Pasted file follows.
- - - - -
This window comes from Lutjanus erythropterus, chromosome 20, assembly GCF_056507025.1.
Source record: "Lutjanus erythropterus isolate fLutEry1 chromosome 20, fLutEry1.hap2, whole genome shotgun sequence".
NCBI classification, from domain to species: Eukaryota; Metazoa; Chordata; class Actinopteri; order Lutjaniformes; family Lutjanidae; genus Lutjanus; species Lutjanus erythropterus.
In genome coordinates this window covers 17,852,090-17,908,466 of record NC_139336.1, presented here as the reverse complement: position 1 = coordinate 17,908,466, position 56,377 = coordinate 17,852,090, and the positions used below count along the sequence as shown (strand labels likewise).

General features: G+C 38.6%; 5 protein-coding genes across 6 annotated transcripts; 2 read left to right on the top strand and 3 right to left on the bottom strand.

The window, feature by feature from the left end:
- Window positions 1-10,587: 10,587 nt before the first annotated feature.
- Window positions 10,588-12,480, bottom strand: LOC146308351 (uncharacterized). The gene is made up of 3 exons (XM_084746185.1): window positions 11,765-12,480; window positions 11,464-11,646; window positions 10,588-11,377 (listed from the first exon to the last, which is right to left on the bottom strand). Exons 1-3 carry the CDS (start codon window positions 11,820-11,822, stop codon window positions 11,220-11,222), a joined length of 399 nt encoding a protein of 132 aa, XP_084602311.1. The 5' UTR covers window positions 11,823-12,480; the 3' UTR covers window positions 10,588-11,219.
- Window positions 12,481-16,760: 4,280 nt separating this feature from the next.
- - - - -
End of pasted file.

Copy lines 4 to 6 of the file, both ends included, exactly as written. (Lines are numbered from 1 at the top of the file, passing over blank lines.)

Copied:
In genome coordinates this window covers 17,852,090-17,908,466 of record NC_139336.1, presented here as the reverse complement: position 1 = coordinate 17,908,466, position 56,377 = coordinate 17,852,090, and the positions used below count along the sequence as shown (strand labels likewise).

General features: G+C 38.6%; 5 protein-coding genes across 6 annotated transcripts; 2 read left to right on the top strand and 3 right to left on the bottom strand.

The window, feature by feature from the left end: